In this section, we summarize the geochemical and geochronological signatures of detrital minerals separated from the large sand sample S4676 collected in the terminal tract of the Lhasa River (Fig. 4A). Our aim is to define a modern-sand reference useful to constrain provenance diagnoses for ancient Himalayan sandstone derived from the active margin of Asia since the Cretaceous (e.g., Garzanti et al., 1996; Najman et al., 2008, 2010; DeCelles et al., 2011; Hu et al., 2016b), and a standard of comparison for mineralogical studies of sediment and sedimentary rock derived from comparable dissected-arc sources worldwide. Therefore, we focused on all chemically resistant detrital species, which are more likely to survive diagenesis and to be preserved in the stratigraphic record. Tourmaline and Cr-spinel were not extracted in sufficient amounts to be investigated.

U-Pb Zircon Ages and Hf Isotopes

We obtained 107 concordant U-Pb ages from zircons in sample S4676 (71% Cenozoic, 14% Mesozoic, and the remaining 15% scattered between 455 and 1784 Ma; Figs. 7A and 7B). The youngest ages were 7.5 ± 0.3 Ma, 18.9 ± 0.9 Ma, and 20.9 ± 0.6 Ma, with discordances of 3.6%, 4.8%, and 2.8%, respectively. The youngest peak was at 21.1 Ma, and the main peak was at 47.5 Ma (data set provided in Table DRA4 [see footnote 1]). Among zircon grains of Jurassic to Cenozoic age, 33 displayed high 176Hf/177Hf and positive εHf(t), and 22 displayed low 176Hf/177Hf and negative εHf(t). U-Pb geochronology data and Hf isotope signatures of zircon grains are provided in Tables DRA4 and DRA5 [see footnote 1]).

Figure 7.

Detrital zircon geochronology and Hf isotopes in Lhasa River sand (A, B), compared with potential bedrock sources (B–H). (A) U-Pb age spectra for the dominant younger population of detrital zircons in Lhasa River sand (blue—data from sample S4676; green—data from sample AY09-08-08-[3] of Zhang et al., 2012). (B) Multimodal age distribution of detrital zircons in siliciclastic Paleozoic cover strata, showing a peak at ca. 520 Ma and clusters at 1.0–1.2, 1.6–2.0, and 2.5–2.8 Ga (data after Leier et al., 2007; Gehrels et al., 2011; Zhu et al., 2011). Older-than-Mesozoic ages from samples S4676 and AY09-08-08-(3) are also shown. (C) Bimodal age distribution of Gangdese zircons with peaks around 50 and 110 Ma (data after Chu et al., 2006; Wen et al., 2008; Ji et al., 2009; Zhu et al., 2011, and references therein). (D) Plot of U-Pb age vs. εHf(t). DM—depleted mantle; CHUR—chondritic uniform reservoir. Data sources as in C, E, G, and H. (E) Age distribution of zircons from central Lhasa, with peak at ca. 110 Ma and cluster around 200 Ma (data after Zhu et al., 2011, and references therein). (F) U-Pb age vs. εHf(t) plot, as in D but including zircon data only from bedrocks within the Lhasa River catchment (data for Linzizong volcanic rocks after Lee et al., 2007). (G) Age distribution of zircons from northern Lhasa, with peak at ca. 115 Ma (data after Chen et al., 2010; Zhang et al., 2010; Zhu et al., 2011; Huang et al., 2012). (H) Similar zirconium concentrations in granitoid rocks of northern, central, and southern Lhasa (data after Hou et al., 2015, and references therein) suggest no marked difference in zircon fertility for these three terranes. Diagrams A, B, and F concur to suggest greater zircon contribution from central and northern Lhasa for sample AY09-08-08-(3) than for sample S4676.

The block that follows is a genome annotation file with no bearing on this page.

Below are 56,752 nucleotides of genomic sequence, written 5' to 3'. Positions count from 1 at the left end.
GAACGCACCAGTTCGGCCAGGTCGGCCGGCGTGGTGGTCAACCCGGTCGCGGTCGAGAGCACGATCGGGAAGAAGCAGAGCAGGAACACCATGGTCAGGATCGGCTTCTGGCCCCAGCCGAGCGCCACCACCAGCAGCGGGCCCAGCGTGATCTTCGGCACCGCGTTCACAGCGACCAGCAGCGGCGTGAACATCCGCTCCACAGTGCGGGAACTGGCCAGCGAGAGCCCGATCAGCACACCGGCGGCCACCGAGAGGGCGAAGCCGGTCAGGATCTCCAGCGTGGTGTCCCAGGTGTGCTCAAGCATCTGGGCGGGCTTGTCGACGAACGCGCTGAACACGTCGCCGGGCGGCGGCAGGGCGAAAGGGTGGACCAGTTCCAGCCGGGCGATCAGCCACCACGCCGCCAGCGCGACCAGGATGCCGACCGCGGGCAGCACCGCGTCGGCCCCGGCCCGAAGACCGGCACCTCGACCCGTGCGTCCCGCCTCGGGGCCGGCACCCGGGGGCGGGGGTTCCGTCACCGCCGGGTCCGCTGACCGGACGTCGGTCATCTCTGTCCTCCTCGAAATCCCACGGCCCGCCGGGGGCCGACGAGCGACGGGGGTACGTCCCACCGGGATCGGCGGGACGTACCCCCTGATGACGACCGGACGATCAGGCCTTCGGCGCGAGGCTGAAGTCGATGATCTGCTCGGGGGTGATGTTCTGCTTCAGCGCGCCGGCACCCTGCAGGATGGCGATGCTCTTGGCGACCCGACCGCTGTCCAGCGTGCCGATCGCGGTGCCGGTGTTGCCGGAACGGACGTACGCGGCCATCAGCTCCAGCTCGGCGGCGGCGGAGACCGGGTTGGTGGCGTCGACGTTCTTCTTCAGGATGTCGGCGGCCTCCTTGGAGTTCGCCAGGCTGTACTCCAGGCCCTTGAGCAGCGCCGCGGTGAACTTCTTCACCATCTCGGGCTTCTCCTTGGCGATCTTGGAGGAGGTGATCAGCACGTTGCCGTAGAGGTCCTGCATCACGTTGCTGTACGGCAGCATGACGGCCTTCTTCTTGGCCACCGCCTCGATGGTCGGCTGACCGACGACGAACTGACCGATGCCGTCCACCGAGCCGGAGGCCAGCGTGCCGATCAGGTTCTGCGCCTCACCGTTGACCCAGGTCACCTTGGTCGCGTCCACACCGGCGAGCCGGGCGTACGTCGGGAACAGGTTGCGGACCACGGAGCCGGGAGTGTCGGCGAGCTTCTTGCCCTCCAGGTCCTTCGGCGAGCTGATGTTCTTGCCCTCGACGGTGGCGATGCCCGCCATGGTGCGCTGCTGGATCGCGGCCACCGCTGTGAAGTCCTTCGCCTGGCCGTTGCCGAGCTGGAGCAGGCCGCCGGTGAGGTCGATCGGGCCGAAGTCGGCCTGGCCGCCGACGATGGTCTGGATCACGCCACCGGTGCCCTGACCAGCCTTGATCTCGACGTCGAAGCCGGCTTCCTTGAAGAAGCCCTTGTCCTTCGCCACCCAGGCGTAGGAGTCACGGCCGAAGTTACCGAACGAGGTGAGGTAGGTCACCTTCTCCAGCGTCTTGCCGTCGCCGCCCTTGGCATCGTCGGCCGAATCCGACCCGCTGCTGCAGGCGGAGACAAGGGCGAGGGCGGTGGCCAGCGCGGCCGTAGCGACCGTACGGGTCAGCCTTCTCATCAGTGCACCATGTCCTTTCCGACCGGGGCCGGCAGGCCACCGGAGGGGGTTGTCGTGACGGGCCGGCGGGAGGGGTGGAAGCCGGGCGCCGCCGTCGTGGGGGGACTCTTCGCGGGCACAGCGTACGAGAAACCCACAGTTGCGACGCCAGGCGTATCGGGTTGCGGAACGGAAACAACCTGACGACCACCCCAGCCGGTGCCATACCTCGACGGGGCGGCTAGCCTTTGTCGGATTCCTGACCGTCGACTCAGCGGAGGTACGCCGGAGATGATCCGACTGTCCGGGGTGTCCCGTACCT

Figure 7.

Detrital zircon geochronology and Hf isotopes in Lhasa River sand (A, B), compared with potential bedrock sources (B–H). (A) U-Pb age spectra for the dominant younger population of detrital zircons in Lhasa River sand (blue—data from sample S4676; green—data from sample AY09-08-08-[3] of Zhang et al., 2012). (B) Multimodal age distribution of detrital zircons in siliciclastic Paleozoic cover strata, showing a peak at ca. 520 Ma and clusters at 1.0–1.2, 1.6–2.0, and 2.5–2.8 Ga (data after Leier et al., 2007; Gehrels et al., 2011; Zhu et al., 2011). Older-than-Mesozoic ages from samples S4676 and AY09-08-08-(3) are also shown. (C) Bimodal age distribution of Gangdese zircons with peaks around 50 and 110 Ma (data after Chu et al., 2006; Wen et al., 2008; Ji et al., 2009; Zhu et al., 2011, and references therein). (D) Plot of U-Pb age vs. εHf(t). DM—depleted mantle; CHUR—chondritic uniform reservoir. Data sources as in C, E, G, and H. (E) Age distribution of zircons from central Lhasa, with peak at ca. 110 Ma and cluster around 200 Ma (data after Zhu et al., 2011, and references therein). (F) U-Pb age vs. εHf(t) plot, as in D but including zircon data only from bedrocks within the Lhasa River catchment (data for Linzizong volcanic rocks after Lee et al., 2007). (G) Age distribution of zircons from northern Lhasa, with peak at ca. 115 Ma (data after Chen et al., 2010; Zhang et al., 2010; Zhu et al., 2011; Huang et al., 2012). (H) Similar zirconium concentrations in granitoid rocks of northern, central, and southern Lhasa (data after Hou et al., 2015, and references therein) suggest no marked difference in zircon fertility for these three terranes. Diagrams A, B, and F concur to suggest greater zircon contribution from central and northern Lhasa for sample AY09-08-08-(3) than for sample S4676.